Electronic switch

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Electronic switch, Maxim Integrated MAX313

An electronic switch , also an analog switch or a semiconductor switch , is part of an electronic circuit that performs the function of an electromechanical switch . Field effect transistors (FET) and bipolar transistors as well as diodes are used as switching elements . In combination with series resistors, bipolar transistors are also referred to as digital transistors in switching applications . In a broader sense, thyristors and semiconductor relays are also counted among the electronic switches.


Electronic switches work much faster than mechanical relays or mechanical switching contacts and work without bouncing or wear. Compared to them, however, they have a higher contact resistance when switched on and a lower insulation capacity when switched off.

When switched on, electronic switches have an electrical connection from the input to the output; when switched off, the input is electrically isolated from the output as well as possible. Since electronic switches have significantly shorter switching times in the range of less than a nanosecond , they are primarily used as fast switches in the field of analog signal processing . Examples are the switching element in sample-and-hold circuits in analog-digital converters or for switching signals in switching matrices.

The electrical properties of an electronic switch are characterized by the following values:

  • Forward resistance (usually ≤ 100 Ω)
  • Blocking resistance (usually ≥ 1 MΩ)
  • Voltage range in which the input voltage is transmitted without distortion.
  • Switching time (usually less than 1 µs)
  • Type of digital control - in many cases a TTL and CMOS compatible control signal.

The following values ​​are also specified for analog switches:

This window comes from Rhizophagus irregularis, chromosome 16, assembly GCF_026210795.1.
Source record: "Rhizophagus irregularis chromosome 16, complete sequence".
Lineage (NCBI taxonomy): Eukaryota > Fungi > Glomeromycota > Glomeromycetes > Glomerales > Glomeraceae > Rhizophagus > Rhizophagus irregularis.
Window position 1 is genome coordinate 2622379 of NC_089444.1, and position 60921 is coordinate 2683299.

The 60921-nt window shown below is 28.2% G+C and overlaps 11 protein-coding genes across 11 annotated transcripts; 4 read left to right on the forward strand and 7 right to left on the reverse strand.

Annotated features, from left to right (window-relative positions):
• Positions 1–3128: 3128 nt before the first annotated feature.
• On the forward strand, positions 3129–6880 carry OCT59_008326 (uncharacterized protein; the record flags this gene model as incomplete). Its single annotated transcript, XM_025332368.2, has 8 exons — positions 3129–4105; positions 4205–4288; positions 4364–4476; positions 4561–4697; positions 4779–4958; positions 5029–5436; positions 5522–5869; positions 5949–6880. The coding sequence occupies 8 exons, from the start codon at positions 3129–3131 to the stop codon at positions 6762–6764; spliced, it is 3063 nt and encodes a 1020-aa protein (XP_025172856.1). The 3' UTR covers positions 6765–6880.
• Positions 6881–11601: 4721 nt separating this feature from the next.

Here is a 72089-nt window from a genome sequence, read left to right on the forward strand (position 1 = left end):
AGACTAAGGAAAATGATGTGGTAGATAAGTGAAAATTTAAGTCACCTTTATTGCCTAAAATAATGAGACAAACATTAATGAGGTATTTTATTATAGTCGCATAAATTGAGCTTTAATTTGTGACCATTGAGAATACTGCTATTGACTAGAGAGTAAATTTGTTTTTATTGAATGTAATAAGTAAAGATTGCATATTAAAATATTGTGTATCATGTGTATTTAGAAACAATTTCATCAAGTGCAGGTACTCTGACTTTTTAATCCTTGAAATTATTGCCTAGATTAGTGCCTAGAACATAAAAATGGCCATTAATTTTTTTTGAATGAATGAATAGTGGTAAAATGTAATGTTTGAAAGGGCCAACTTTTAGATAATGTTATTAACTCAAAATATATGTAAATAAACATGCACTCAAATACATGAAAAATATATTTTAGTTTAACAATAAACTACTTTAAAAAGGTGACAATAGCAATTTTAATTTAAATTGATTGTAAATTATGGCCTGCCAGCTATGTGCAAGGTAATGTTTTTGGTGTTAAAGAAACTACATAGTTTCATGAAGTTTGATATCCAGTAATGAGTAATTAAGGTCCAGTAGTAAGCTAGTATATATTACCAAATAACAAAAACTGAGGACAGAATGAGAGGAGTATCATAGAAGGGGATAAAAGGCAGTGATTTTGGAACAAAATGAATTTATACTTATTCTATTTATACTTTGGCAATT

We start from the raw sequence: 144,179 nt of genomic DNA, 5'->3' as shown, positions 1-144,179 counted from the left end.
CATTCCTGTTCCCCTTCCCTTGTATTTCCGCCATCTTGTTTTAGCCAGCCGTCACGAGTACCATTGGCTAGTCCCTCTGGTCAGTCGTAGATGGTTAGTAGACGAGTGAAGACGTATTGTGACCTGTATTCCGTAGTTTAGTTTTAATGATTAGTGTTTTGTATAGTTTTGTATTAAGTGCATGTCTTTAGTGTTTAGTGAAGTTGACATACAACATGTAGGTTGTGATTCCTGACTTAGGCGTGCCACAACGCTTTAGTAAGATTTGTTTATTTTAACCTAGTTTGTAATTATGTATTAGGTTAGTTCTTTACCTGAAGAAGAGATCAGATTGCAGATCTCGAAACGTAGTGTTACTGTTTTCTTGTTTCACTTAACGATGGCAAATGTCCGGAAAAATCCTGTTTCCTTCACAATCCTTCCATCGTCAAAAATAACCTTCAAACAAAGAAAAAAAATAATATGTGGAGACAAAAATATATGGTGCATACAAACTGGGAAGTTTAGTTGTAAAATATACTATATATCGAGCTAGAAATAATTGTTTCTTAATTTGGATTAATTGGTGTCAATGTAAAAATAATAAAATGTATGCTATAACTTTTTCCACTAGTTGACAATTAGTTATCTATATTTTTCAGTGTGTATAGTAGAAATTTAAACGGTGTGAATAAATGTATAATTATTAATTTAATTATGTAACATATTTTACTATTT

• electrical capacitance of the switching path to the rest of the circuit
  • The electrical charge that is exchanged during the switching process due to the activation; This should be as small as possible, because it leads to an interference voltage pulse on the signal line


Field effect transistors as switches

Series switch with JFET
CMOS series switch with MOSFET

In the case of field effect transistors, when the voltage between drain-source is low, the resistance between drain-source can be controlled linearly via the voltage between the gate-source connections. This behavior can be used in electronic switches.

In the adjacent circuit, the JFET is switched on by a control voltage U St equal to the maximum possible positive input voltage. It is switched off in that the control voltage U St is a few volts below the lowest input voltage. For control, additional level converters, not shown, are therefore necessary, which draw the necessary control voltages, for example from a charge pump .

If, instead of a JFET, metal-oxide-semiconductor field effect transistors (MOSFET) are used as switches, as shown in the second circuit on the simplified circuit of a CD4066, there is no need to generate the necessary control voltages. Two MOSFETs, one n-channel and one p-channel, must be provided in parallel for this. They represent a so-called transmission gate . This electronic switch is switched on by a positive voltage U St = U b and switched off by U St = 0 V. Depending on the level of the input voltage in relation to the control voltage, either the n-channel MOSFET conducts when switched on, this is the case with low input voltages of up to U b / 2, and above that the p-channel MOSFET.

Diodes as switches

Basic circuit of a diode switch

Because of their high blocking resistance and comparatively low forward resistance, diodes are also suitable as electronic switches. They are biased for switching operation and, with suitable diodes, allow very fast switches with switching frequencies above 1 GHz. For this purpose, the actual switching diodes are arranged in a so-called bridge circuit, as denoted by 4D in the adjacent circuit . When switched on, the four diodes are biased by the two constant current sources I when the control voltage U s is positive. In this case the output voltage U a is equal to the input voltage U e .

In the switched-off state, this is the case with a negative control voltage U s , the current I of the two constant current sources is diverted via the two additional diodes D ', whereby the four diodes in the bridge block. The output is thus isolated from the input with high resistance.

The diodes must have a small junction capacitance and a low differential resistance in the conductive case. The second requirement requires a relatively high current in the forward direction, since the differential resistance of a diode is inversely proportional to the current. A lower differential resistance can also be achieved for high frequencies if the service life of the charge carriers in the diode is long enough, as is the case with the pin diode . For this reason, pin diodes are also used as DC -controlled HF switches .


  • Ulrich Tietze, Christoph Schenk: Semiconductor circuit technology . 12th edition. Springer, 2002, ISBN 3-540-42849-6 . Berlin